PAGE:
I thought it was time to revisit this subject matter, as I do get a lot of inquiries to assist in authenticating a scarf that someone inherited, received as a gift or recently purchased from a possibly too-good-to-be-true online source.
To visit my original blog post on the care tag, please follow the link.
Flattered by these inquiries, time permitting, I try to assist, but understandably, cannot spend a lot of time authenticating scarves. With that in mind, hopefully this article and photos will be helpful.
The question, “do all (authentic) Hermes scarves have a care tag?” comes up often. The simple answer is “NO”.
All modern scarves when purchased brand new come with a care tag. Sewn in one of the corners of the scarf with a couple of stitches using the same color silk thread as the forward facing hem. This way it can easily be removed without affecting the integrity of the hand stitched hem, the roule.
If you are like me the first thing when you purchase a new article of clothing is not just to remove the price tag but also the care tag or anything else that may scratch my persnickety neck. I do not need a care tag to remind myself, that I am wearing the “REAL THING”. So from a purely personal preference, I get rid of tags as quickly as I can.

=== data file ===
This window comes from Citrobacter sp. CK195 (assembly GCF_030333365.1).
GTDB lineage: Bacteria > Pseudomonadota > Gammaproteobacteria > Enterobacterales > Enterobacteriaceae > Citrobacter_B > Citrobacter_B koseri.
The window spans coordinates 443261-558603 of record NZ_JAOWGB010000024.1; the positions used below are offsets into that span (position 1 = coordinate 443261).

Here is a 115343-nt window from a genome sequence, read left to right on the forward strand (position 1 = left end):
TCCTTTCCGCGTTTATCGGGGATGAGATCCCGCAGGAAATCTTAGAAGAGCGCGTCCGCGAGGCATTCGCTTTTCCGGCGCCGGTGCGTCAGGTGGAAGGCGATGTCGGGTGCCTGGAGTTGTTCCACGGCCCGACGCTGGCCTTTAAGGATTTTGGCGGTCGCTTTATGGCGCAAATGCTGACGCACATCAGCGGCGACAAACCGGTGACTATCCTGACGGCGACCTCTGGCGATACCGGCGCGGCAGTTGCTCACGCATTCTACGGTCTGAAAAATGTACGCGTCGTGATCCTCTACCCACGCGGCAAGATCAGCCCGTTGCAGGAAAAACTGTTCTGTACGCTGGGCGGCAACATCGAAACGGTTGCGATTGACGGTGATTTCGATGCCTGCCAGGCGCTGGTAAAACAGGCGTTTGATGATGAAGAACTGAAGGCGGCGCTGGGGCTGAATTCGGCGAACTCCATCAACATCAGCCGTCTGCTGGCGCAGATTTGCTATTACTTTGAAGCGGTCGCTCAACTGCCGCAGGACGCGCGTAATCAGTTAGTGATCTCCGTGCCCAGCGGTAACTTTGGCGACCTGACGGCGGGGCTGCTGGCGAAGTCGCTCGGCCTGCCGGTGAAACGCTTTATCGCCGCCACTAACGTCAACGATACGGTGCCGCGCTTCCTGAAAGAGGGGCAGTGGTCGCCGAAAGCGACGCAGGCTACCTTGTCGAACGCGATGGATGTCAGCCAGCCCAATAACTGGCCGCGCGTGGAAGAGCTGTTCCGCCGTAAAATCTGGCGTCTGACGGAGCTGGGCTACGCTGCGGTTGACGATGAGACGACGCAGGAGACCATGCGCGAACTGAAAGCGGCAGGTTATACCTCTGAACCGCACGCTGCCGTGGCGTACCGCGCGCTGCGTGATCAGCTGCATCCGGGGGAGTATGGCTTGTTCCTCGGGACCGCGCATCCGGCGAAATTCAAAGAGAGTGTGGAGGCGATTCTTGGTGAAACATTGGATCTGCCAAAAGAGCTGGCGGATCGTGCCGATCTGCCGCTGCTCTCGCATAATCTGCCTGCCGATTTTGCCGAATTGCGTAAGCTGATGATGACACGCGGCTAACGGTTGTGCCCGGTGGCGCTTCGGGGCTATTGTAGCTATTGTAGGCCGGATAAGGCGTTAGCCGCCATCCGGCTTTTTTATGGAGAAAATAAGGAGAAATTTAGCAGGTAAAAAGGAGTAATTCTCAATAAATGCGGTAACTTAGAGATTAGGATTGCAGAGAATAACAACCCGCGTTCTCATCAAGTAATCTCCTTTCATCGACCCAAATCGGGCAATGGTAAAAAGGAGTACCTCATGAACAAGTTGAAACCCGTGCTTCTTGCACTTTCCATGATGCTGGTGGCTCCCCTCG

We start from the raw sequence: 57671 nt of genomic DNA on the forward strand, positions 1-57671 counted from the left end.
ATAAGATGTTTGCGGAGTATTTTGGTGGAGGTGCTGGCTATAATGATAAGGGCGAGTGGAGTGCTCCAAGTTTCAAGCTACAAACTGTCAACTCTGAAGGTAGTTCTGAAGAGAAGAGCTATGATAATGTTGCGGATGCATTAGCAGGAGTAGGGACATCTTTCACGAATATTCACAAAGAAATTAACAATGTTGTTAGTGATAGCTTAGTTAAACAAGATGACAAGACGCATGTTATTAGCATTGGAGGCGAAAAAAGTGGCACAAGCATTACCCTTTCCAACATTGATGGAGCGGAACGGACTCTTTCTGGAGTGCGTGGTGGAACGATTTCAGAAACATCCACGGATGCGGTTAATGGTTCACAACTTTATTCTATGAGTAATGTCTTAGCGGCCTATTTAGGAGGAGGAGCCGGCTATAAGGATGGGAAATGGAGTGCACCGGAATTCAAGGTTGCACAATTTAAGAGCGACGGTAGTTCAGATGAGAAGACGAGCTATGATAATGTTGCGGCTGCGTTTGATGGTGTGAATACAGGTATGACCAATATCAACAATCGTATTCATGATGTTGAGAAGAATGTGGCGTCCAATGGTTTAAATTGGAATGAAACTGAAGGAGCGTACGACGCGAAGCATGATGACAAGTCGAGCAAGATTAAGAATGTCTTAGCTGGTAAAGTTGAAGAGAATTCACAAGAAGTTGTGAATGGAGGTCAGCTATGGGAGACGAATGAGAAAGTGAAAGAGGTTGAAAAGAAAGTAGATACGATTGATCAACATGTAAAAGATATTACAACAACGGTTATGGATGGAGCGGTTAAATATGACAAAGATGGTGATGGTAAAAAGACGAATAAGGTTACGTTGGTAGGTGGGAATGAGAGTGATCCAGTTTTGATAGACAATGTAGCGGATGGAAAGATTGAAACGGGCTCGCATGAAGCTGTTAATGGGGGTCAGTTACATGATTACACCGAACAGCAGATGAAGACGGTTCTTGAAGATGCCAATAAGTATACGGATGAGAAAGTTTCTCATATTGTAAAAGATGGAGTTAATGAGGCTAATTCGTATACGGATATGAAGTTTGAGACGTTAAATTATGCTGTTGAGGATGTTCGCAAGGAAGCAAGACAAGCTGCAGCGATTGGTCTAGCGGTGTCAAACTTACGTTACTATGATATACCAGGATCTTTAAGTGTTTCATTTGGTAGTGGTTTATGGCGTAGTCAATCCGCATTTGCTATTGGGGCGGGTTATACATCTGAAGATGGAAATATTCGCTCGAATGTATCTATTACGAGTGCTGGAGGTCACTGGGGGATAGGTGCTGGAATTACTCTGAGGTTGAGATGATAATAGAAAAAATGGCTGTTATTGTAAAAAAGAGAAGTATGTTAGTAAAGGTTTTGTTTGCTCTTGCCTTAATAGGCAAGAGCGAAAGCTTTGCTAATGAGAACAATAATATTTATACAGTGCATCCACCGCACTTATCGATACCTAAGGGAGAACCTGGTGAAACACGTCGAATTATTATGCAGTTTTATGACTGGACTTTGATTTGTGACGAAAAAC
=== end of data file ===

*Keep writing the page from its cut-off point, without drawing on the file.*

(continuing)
Now my attitude towards the care tag as a professional seller and a collector, changes completely! A care tag or a “store” tag together with the copyright can be instrumental in the provenance of a carre. Is the scarf from the original issue or a later re-issue? A care tag can certainly help answer that question. Even where a scarf was originally purchased can be glanced from a care/store tag.
Not all scarves will have a care tag and understandably, many vintage carres have “lost” theirs along the way. Originally, Hermes did not use any and we begin to see the use of a small folded over care tag by early 1950s.
Does a care tag increase the value of a carre? I dare say, yes. As with the Quai aux Fleurs, the fact that that care tag has hung on for more than half a century is quite an accomplishment! Well done you!
Sometimes a scarf may have up to 3 “care” tags (2 care tags and a store tag, such as Neiman-Marcus for example).
An example of a more modern care tag on a Les Ballets Russes (1996) by Annie Faivre.
Today Hermes uses a smaller care tag, which can be both white or black depending on the colorway (or maybe the mood of the seamstress).
Hopefully, this post has answered some of the questions surrounding the Hermes carre care tag. Should you require authentication or valuation services, please contact me for a quote at firstname.lastname@example.org.
Due to time constraints, I can no longer provide this service free of charge.
With or without a care tag, you can be assured you are purchasing an authentic scarf when you purchase from one of my stores.
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Carre de Paris on RubyLUX coming soon